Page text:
Saturday, March 18, 2017

The incomparable Meredith Maran talks about her sublimely funny and moving THE NEW OLD ME, desperation, taking chances, crafting a new life, and more

You know the kind of friend who you can call at any hour, sobbing into the phone, and not only does she dry your tears, but she gets you laughing? That's Meredith Maran.

She's the author of  a dozen nonfiction books and an acclaimed novel, A Theory of Small Earthquakes, as well as being a member of the National Book Critics Circle and the MacDowell Fellows West. She writes features, essays, and book reviews for People, Salon, The Los Angeles Times, The Boston Globe, The Chicago Tribune, The Los Angeles Review of Books, Real Simple, Mother Jones, Good Housekeeping, and other publications.
And she is totally and completely cool, and her fierce, feisty and very, very funny new memoir The New Old Me really is required reading for anyone who feels there are no such things as second acts. (There are! And 3rd, 4th and 600th acts!)

Hugs to you, Meredith and thank you for being here!

What is it about sixty that brings about such radical change?
In a word: it’s WTF time. Instead of counting forward, at 60 I started counting backwards: how many more Fourth of Julys, Thanksgivings, hikes, trips to exotic places, orgasms, new pairs of shoes (you can relate, dear cowgirl!) I had left to enjoy. Once that number becomes somewhat finite, the urgency to “Get it while you can,” as my girl Janis put it, becomes a siren’s call. I’ve never been a fan of delayed gratification, and it’s definitely too late to start liking it now.

Also, I used to be a big negotiator about every little thing—“Not that restaurant, not that hiking trail, not that movie”—and now I’m a big “yes” girl. Living in a new and thrilling city, I quickly learned to say “yes” to every invitation I got. As long as you surround yourself with great people, which I’ve been lucky enough to do, saying “yes” opens the door (and my heart) to the best kinds of adventures.

Moving from San Francisco to Los Angeles is such a radical move—were you expecting radical change? Or was this simply desperation?
Desperation, baby. I’ve lived in a lot of places—Washington Heights, the Upper East Side, Lower East Side, Upper West Side, the Village in New York, the mountains of northern New Mexico, London, San Francisco, Berkeley, San Jose—and there was only one place on earth I swore I’d never move to, and that was Los Angeles. I saw LA as a polluted Armageddon, the worst of human nature versus nature writ large. But La-La-Land was also where my only option was located and I was too broke and too broken to say “no.” Now I can’t imagine having landed in a more perfect place. And I’m not just saying that because I’ve gone “La-La.” LA and I are in a similar phase of life. We started out big and brash, lost it, and now are struggling to come back.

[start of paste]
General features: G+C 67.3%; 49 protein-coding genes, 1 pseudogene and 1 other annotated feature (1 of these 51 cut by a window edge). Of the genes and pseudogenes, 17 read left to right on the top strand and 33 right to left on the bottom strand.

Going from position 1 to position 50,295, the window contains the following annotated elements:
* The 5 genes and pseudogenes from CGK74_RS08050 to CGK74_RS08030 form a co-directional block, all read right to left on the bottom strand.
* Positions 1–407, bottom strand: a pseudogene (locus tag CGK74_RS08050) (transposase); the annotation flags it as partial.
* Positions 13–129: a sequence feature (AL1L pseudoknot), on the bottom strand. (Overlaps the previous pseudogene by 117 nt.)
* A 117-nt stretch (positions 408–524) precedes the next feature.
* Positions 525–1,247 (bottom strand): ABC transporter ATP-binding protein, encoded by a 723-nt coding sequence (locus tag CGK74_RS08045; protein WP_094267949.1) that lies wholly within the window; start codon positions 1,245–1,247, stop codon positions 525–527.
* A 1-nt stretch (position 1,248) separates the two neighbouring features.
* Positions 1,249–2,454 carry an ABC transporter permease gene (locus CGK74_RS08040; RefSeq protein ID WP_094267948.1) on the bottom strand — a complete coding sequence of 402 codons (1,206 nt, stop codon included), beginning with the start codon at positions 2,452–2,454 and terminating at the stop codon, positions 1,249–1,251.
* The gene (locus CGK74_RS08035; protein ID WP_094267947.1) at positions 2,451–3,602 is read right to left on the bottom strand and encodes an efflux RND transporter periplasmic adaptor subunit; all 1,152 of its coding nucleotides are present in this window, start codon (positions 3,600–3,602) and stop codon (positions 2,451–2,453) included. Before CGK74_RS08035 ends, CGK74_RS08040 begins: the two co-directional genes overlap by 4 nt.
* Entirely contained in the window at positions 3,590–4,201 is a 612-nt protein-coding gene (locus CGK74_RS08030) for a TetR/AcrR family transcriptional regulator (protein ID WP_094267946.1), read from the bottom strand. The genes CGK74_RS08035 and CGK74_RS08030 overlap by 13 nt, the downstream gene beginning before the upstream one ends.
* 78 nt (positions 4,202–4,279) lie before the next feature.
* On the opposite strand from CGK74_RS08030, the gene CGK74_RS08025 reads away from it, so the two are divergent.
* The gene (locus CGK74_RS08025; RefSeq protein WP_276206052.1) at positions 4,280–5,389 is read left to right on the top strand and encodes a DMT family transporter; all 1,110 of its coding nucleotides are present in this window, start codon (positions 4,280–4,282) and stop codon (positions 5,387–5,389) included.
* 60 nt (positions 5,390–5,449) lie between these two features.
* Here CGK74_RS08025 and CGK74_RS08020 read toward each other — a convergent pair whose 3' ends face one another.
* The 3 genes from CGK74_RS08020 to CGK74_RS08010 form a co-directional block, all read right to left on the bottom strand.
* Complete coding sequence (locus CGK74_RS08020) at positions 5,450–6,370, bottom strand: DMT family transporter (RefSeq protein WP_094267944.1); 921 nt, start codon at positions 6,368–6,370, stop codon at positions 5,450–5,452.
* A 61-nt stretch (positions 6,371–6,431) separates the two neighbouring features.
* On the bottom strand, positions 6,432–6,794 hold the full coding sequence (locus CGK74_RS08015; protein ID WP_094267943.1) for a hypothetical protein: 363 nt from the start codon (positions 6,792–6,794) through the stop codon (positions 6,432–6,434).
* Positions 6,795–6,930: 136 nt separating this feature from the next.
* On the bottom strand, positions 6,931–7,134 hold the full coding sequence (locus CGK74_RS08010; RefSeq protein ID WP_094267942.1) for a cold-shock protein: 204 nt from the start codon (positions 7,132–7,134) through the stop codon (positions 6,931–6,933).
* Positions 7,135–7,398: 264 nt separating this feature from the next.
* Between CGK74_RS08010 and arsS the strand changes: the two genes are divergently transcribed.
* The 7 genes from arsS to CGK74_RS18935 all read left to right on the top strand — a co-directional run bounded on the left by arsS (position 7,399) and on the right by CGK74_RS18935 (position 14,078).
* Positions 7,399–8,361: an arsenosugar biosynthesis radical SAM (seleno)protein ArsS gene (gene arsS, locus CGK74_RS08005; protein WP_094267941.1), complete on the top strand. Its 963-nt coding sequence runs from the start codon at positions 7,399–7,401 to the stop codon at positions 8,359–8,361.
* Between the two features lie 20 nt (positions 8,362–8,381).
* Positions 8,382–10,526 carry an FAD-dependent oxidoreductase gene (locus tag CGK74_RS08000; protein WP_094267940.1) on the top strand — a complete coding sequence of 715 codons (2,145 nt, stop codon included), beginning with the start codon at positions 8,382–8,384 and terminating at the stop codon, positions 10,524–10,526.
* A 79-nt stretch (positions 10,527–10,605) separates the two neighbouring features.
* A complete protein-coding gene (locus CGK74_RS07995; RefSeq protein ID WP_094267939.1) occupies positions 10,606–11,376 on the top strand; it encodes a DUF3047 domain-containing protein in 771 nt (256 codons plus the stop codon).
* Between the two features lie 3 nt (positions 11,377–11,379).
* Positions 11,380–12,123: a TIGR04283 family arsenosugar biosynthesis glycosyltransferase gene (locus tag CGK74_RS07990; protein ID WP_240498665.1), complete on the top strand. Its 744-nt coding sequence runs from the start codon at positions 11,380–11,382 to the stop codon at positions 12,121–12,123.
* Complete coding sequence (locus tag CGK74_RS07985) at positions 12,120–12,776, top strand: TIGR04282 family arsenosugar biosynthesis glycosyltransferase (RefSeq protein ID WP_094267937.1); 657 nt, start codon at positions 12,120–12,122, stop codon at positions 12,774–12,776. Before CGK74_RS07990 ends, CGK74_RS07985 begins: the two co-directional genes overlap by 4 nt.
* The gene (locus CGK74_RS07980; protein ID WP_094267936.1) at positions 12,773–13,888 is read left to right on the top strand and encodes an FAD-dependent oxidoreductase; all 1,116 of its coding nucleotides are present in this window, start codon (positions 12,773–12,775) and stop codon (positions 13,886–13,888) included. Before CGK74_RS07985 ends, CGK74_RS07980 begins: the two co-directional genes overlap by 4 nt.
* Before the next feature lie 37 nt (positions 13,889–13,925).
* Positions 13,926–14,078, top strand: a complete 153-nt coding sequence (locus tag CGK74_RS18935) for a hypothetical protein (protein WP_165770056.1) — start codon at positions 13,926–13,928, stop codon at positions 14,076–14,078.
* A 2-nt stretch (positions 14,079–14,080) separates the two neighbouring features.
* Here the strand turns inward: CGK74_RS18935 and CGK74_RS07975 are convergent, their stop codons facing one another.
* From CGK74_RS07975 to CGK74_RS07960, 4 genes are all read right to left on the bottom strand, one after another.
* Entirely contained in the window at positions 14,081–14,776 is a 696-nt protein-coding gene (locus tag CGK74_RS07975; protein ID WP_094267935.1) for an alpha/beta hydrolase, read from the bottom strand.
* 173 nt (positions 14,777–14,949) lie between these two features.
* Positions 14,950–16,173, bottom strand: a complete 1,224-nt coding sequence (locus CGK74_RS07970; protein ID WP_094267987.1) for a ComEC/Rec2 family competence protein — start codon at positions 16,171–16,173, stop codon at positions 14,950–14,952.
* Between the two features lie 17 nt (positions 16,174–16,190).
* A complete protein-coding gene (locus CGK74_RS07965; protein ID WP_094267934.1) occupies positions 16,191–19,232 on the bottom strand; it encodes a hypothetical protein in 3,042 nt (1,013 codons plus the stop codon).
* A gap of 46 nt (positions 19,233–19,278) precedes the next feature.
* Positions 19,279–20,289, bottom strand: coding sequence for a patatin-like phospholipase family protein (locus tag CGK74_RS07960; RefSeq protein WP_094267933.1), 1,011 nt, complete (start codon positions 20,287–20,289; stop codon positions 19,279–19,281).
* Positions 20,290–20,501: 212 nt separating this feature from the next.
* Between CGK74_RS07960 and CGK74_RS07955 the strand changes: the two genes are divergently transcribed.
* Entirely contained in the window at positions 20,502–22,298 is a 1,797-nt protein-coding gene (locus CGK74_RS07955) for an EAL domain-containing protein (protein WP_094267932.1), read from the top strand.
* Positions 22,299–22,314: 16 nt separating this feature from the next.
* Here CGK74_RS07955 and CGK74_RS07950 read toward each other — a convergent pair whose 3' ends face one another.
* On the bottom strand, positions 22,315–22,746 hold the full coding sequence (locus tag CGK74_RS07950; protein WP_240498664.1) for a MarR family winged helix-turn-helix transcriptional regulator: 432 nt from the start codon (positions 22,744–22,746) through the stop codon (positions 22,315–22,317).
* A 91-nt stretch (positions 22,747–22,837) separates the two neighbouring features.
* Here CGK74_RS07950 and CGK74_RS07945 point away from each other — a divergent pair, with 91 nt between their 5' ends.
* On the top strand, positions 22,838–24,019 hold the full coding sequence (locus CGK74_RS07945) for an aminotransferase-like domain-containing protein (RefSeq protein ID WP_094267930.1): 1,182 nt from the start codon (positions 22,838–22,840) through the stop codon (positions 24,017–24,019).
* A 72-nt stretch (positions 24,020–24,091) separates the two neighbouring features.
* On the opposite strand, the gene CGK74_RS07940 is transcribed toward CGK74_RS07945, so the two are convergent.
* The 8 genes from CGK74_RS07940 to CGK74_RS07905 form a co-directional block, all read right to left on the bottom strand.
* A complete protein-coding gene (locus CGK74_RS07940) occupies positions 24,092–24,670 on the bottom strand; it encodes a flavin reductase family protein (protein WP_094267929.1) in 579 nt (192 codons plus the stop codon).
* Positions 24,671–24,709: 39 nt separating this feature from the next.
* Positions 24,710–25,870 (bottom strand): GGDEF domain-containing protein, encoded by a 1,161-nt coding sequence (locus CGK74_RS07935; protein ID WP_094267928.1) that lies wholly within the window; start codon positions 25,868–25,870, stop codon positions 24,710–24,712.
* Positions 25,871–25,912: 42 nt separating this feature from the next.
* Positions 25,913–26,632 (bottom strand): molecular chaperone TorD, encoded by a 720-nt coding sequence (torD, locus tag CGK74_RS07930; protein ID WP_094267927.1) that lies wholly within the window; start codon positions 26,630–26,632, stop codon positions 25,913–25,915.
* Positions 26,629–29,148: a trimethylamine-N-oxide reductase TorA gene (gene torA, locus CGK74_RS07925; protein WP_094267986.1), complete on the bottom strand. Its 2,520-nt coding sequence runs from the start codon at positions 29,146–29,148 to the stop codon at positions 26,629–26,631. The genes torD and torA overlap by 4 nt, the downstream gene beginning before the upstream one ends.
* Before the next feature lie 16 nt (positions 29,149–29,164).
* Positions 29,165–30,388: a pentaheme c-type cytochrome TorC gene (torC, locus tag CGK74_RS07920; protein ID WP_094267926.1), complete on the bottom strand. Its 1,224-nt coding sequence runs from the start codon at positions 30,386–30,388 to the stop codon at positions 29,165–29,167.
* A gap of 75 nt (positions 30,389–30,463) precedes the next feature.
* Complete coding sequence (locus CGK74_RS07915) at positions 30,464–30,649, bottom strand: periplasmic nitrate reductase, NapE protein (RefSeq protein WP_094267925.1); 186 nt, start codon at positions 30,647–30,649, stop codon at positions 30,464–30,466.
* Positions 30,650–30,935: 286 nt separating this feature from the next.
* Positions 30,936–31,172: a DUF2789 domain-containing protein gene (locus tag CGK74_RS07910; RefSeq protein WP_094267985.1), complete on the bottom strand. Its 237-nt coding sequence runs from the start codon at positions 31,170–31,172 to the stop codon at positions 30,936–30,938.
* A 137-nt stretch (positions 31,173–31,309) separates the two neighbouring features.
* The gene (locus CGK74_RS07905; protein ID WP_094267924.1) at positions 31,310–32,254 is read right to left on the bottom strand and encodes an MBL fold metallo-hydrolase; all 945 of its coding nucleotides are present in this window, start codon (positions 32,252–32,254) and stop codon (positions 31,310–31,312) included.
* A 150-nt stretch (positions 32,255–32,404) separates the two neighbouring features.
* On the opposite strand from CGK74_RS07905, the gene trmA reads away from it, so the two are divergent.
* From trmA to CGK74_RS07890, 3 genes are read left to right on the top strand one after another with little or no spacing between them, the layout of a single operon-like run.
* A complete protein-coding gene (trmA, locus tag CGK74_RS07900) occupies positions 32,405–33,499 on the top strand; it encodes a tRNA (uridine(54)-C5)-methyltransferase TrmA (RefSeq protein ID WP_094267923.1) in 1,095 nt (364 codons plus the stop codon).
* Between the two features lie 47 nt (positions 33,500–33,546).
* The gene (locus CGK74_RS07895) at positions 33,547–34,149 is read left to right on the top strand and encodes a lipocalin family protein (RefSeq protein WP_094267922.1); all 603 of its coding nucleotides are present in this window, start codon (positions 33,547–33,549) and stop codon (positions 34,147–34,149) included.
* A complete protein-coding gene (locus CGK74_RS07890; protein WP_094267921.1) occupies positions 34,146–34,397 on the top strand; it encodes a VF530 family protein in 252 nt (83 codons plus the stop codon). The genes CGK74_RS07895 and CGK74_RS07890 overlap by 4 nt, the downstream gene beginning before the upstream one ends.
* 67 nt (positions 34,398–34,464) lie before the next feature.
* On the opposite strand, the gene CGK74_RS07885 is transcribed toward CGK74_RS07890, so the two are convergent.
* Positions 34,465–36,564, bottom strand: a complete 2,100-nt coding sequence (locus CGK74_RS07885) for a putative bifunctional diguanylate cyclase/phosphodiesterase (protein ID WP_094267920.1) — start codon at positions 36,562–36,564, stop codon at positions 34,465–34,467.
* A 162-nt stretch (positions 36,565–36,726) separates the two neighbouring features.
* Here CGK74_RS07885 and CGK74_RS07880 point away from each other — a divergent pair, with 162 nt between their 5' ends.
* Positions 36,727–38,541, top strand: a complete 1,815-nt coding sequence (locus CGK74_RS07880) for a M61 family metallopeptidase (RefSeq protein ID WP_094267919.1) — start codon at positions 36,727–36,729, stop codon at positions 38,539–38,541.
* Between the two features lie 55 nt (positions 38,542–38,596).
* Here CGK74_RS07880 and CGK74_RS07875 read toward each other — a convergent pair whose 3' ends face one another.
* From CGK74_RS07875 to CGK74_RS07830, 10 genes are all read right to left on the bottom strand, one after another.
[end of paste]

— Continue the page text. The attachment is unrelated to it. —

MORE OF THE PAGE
No one I know is as honest or brave and candid as you are—and you seem to have this almost steely resilience for refusing to give up. Where’d that come from?

Thanks for noticing! Although I must say wasn’t feeling resilient at all during my first year in L.A., the first year I write about in the book. I was lonelier and more defeated than I thought possible. I didn’t think I’d ever feel joy or excitement or optimism again. Eventually, I felt better. Moving into my little Bungalito made a huge difference—a Silver Lake womb of my own! GPS helped! Most of all, friends helped.

I certainly can’t attribute my resilience to my New York Jewish heritage! I come from a long line of pessimists. One thing I’ve got going for me is that I'm open to being surprised. In fact, I’m determined to be surprised. So when I’m down, I remind myself that although I’ve had some pretty terrible surprises, like the end of my seemingly perfect marriage, I’ve also had some pretty great surprises, like meeting the people I’ve met and seeing the sights I’ve seen in LA.  It sounds corny, but I’m really into gardening, growing food and flowers, and seeing what lives and what dies and how each flower and artichoke smells and tastes—it's all about rolling with the disappointments and reveling in the good stuff and most of all, learning what works and what doesn’t.

How scary was it to write this book? What surprised you about it?

The scariest thing about writing another memoir was that in the course of telling my own truth in my previous memoirs, I’d hurt people I loved. I wasn’t willing to do that again, and yet I love writing (and reading) memoirs best of all. I thought there had to be a way, so I interviewed 20 successful memoirists for my last book, Why We Write About Ourselves, and got some tips. Mostly, the writers recommended writing a memoir through one’s own point of view, not vilifying or idealizing others. It was surprisingly hard to keep that perspective while writing a memoir, and to keep the focus on my responses to other people and not on the other people (my ex-wife, for example). But I welcomed the challenge and I think it worked.

I have to ask, where do you see yourself in ten years? (Since you have the most amazing, surprising life of anyone I know!)
Post-Trumpocalypse, all I see in my future is a whole lot of fuming, marching, letter-writing, and Congressperson-calling. But I imagine there will be other things, too. If Pence gets his way, I’ll be sent for conversion therapy, and if it works, maybe I’ll be married to a man in ten years. Or, if I get my way, I’ll still be loving the things I love now—my daily ass-kicking workouts and hikes, writing books and book reviews, growing pomegranates and artichokes and roses, having adventures with fun, funny friends. I’m not sure I’ll end up in La-La Land, but I must say, it’s a hard act to follow!

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